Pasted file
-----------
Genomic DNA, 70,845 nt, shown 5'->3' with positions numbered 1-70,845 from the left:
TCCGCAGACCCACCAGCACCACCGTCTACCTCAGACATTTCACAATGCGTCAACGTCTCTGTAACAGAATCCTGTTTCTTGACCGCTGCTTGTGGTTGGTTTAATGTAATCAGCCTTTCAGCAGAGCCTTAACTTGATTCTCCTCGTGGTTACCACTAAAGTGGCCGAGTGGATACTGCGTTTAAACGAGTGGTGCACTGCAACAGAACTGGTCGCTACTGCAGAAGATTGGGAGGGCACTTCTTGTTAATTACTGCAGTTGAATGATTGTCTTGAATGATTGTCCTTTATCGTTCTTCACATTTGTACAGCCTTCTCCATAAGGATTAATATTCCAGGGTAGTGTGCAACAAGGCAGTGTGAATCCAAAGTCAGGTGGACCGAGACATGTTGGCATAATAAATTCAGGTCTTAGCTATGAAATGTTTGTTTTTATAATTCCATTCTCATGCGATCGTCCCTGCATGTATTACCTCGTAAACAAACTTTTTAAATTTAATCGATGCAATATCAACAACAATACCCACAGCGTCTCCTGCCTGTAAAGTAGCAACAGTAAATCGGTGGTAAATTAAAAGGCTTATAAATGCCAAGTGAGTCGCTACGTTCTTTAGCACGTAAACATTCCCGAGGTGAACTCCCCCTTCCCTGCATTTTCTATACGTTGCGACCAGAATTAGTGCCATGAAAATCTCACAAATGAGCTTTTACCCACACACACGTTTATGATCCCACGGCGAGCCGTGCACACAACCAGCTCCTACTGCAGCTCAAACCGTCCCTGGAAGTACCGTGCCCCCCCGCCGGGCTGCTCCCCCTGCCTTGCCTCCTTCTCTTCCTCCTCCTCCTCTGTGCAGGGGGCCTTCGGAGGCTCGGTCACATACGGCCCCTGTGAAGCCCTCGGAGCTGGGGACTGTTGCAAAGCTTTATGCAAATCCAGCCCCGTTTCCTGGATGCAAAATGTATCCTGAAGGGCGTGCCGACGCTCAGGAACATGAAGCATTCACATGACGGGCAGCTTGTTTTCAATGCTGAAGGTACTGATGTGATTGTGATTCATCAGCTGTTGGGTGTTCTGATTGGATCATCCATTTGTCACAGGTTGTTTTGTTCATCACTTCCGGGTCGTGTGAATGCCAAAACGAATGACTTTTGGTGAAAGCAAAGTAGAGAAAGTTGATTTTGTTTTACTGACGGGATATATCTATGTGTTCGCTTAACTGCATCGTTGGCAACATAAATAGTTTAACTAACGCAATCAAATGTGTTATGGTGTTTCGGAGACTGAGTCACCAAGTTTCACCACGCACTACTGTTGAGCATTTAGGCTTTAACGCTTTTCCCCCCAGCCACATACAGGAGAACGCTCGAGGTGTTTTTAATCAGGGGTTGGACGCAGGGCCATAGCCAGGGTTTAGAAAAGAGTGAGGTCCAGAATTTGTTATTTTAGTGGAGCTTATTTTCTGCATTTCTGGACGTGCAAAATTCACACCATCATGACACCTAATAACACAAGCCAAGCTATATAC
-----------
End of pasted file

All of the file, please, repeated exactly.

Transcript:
Genomic DNA, 70,845 nt, shown 5'->3' with positions numbered 1-70,845 from the left:
TCCGCAGACCCACCAGCACCACCGTCTACCTCAGACATTTCACAATGCGTCAACGTCTCTGTAACAGAATCCTGTTTCTTGACCGCTGCTTGTGGTTGGTTTAATGTAATCAGCCTTTCAGCAGAGCCTTAACTTGATTCTCCTCGTGGTTACCACTAAAGTGGCCGAGTGGATACTGCGTTTAAACGAGTGGTGCACTGCAACAGAACTGGTCGCTACTGCAGAAGATTGGGAGGGCACTTCTTGTTAATTACTGCAGTTGAATGATTGTCTTGAATGATTGTCCTTTATCGTTCTTCACATTTGTACAGCCTTCTCCATAAGGATTAATATTCCAGGGTAGTGTGCAACAAGGCAGTGTGAATCCAAAGTCAGGTGGACCGAGACATGTTGGCATAATAAATTCAGGTCTTAGCTATGAAATGTTTGTTTTTATAATTCCATTCTCATGCGATCGTCCCTGCATGTATTACCTCGTAAACAAACTTTTTAAATTTAATCGATGCAATATCAACAACAATACCCACAGCGTCTCCTGCCTGTAAAGTAGCAACAGTAAATCGGTGGTAAATTAAAAGGCTTATAAATGCCAAGTGAGTCGCTACGTTCTTTAGCACGTAAACATTCCCGAGGTGAACTCCCCCTTCCCTGCATTTTCTATACGTTGCGACCAGAATTAGTGCCATGAAAATCTCACAAATGAGCTTTTACCCACACACACGTTTATGATCCCACGGCGAGCCGTGCACACAACCAGCTCCTACTGCAGCTCAAACCGTCCCTGGAAGTACCGTGCCCCCCCGCCGGGCTGCTCCCCCTGCCTTGCCTCCTTCTCTTCCTCCTCCTCCTCTGTGCAGGGGGCCTTCGGAGGCTCGGTCACATACGGCCCCTGTGAAGCCCTCGGAGCTGGGGACTGTTGCAAAGCTTTATGCAAATCCAGCCCCGTTTCCTGGATGCAAAATGTATCCTGAAGGGCGTGCCGACGCTCAGGAACATGAAGCATTCACATGACGGGCAGCTTGTTTTCAATGCTGAAGGTACTGATGTGATTGTGATTCATCAGCTGTTGGGTGTTCTGATTGGATCATCCATTTGTCACAGGTTGTTTTGTTCATCACTTCCGGGTCGTGTGAATGCCAAAACGAATGACTTTTGGTGAAAGCAAAGTAGAGAAAGTTGATTTTGTTTTACTGACGGGATATATCTATGTGTTCGCTTAACTGCATCGTTGGCAACATAAATAGTTTAACTAACGCAATCAAATGTGTTATGGTGTTTCGGAGACTGAGTCACCAAGTTTCACCACGCACTACTGTTGAGCATTTAGGCTTTAACGCTTTTCCCCCCAGCCACATACAGGAGAACGCTCGAGGTGTTTTTAATCAGGGGTTGGACGCAGGGCCATAGCCAGGGTTTAGAAAAGAGTGAGGTCCAGAATTTGTTATTTTAGTGGAGCTTATTTTCTGCATTTCTGGACGTGCAAAATTCACACCATCATGACACCTAATAACACAAGCCAAGCTATATAC